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have long been left a prey to rust.

spreads over the adjoining hill; on the fourth, by meadows which are watered by the river Kennet. Close on one side of the house is a thick grove of lofty trees, along the verge of which runs one of the principal avenues to it through the park. It is an irregular building of great antiquity, and was probably erected about the time of the termination of feudal warfare, when defence came no longer to be an object in a country mansion. Many circumstances, however, in the interior of the house, seem appropriate to feudal times. The hall is very spacious, floored with stones, and lighted by large transom windows, that are clothed with casements. Its walls are hung with old military accoutrements, that At one end of the hall is a range of coats of mail and helmets, and there is on every side abundance of old-fashioned pistols and guns, many of them with matchlocks. Immediately below the cornice hangs a row of leathern jerkins, made in the form of a shirt, supposed to have been worn as armour by the vassals. A large oak table, reaching nearly from one end of the room to the other, might have feasted the whole neighbourhood, and an appendage to one end of it made it answer at other times for the old game of shuffle-board. The rest of the furniture is in a suitable style, particularly an arm-chair of cumbrous workmanship, constructed of wood, curiously turned, with a high back and triangular seat, said to have been used by Judge Popham in the reign of Elizabeth. The entrance into the hall is at one end by a low door, communicating with a passage that leads from the outer door in the front of the house to a quadrangle" within; at the other, it opens upon a gloomy staircase, by which you ascend to the first floor, and, passing the doors of some bed-chambers, enter a narrow gallery which extends along the back front of the house from one end to the other of it, and looks upon an old garden. This gallery is hung with portraits, chiefly in the Spanish dresses of the sixteenth century. In one of the bedchambers, which you pass in going towards the gallery, is a bedstead with blue furniture, which time has now made dingy and threadbare, and in the bottom of one of the bed-curtains you are shown a place where a small piece has been cut out and sewn in again,_a circumstance which serves to identify the scene of the following story:— • It was on a dark rainy night in the month of November, that an old midwife sate musing by her cottage fire-side, when on a sudden she was startled by a loud knocking at the door. On opening it she found a horseman, who told her that her assistance was required immediately by a person of rank, and that she should be handsomely rewarded, but that there were reasons for keeping the affair a strict secret, and, therefore, she must submit to be blind-folded, and to be conducted in that condition to the bed-chamber of the lady. With some hesitation the midwife consented; the horseman bound her eyes, and placed her on a pillion behind him. After proceeding in silence for many miles, through rough and dirty lanes, they stopped, and the midwife was led into a house, which from the length of her walk through the apartments, as well as the sounds about her, she discovered to be the seat of wealth and power. When the bandage was removed from her eyes, she found herself in a bed-chamber, in which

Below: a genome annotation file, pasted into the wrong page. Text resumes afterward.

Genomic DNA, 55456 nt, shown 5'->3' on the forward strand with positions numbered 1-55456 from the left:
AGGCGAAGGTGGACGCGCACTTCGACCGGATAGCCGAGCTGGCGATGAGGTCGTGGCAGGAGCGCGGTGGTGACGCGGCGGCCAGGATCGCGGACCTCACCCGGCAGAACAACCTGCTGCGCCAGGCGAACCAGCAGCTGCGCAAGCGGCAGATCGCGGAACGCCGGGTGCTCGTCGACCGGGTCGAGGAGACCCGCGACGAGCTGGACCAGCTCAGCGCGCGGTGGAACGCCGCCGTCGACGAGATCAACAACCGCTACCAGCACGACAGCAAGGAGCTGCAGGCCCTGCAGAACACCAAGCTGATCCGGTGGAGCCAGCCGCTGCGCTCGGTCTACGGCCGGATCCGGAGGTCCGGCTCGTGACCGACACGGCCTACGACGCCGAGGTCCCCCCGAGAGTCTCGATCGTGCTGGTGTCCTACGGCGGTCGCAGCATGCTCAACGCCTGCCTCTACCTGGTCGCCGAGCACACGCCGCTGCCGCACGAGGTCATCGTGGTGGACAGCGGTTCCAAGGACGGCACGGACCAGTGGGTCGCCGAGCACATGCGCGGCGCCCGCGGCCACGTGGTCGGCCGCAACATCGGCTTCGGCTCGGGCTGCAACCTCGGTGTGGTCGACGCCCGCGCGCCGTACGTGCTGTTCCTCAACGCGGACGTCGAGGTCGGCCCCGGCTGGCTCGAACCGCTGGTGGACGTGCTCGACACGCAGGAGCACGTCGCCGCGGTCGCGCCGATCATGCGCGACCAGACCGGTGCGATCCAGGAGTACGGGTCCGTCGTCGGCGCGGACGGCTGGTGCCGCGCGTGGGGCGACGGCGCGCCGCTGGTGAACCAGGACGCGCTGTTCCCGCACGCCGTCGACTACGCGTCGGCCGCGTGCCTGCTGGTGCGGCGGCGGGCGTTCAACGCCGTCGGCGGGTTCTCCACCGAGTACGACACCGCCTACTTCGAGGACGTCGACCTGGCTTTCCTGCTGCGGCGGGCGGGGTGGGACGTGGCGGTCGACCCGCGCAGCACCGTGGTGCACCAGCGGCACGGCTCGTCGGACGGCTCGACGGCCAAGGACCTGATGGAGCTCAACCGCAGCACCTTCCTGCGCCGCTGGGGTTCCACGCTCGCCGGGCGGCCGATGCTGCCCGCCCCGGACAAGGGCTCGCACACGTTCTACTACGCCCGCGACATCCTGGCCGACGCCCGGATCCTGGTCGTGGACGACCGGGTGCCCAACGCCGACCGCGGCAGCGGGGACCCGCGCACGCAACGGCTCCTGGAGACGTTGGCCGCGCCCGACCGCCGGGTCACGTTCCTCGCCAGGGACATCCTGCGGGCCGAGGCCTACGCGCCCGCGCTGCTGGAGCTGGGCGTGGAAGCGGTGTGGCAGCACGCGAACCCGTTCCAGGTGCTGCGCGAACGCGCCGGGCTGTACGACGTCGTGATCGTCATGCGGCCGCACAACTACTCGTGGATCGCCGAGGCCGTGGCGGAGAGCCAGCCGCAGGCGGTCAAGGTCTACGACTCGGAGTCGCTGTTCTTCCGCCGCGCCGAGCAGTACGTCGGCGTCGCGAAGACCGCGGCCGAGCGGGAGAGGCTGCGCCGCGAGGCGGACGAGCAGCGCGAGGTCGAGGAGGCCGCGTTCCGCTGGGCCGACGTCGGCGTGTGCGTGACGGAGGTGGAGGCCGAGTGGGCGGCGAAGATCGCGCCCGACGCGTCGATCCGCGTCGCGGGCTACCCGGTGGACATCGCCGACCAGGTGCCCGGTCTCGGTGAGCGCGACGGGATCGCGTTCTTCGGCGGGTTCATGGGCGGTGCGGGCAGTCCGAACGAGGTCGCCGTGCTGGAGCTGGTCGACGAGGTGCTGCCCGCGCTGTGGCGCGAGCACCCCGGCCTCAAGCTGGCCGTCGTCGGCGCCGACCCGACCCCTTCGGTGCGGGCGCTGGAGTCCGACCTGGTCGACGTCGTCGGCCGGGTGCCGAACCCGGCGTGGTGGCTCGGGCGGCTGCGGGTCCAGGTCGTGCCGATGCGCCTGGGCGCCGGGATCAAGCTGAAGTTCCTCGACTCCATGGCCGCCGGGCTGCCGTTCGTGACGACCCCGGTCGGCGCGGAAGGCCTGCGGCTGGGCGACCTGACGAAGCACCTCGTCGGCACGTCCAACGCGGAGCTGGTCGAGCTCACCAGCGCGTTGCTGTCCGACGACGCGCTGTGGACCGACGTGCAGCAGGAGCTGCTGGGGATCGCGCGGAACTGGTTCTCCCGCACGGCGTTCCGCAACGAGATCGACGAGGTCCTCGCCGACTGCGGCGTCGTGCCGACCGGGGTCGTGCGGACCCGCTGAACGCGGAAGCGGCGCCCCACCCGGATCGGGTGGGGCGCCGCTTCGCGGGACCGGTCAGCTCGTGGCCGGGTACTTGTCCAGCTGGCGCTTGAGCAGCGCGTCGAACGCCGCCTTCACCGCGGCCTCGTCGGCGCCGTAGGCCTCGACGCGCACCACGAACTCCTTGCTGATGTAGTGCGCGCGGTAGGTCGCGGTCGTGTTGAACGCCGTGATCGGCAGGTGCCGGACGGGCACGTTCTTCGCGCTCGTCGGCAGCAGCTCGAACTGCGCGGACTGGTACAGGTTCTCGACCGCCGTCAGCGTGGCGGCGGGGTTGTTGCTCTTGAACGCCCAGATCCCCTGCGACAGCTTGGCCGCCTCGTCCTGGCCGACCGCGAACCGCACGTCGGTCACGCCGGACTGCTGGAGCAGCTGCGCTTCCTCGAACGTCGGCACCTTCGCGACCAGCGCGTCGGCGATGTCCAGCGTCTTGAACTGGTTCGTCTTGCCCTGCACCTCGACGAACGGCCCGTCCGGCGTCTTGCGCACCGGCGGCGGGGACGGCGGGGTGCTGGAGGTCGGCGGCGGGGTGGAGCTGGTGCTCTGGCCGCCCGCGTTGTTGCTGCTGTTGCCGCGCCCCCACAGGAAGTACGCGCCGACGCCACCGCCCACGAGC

* I think there is a chapel on one side of it, but am not quite sure.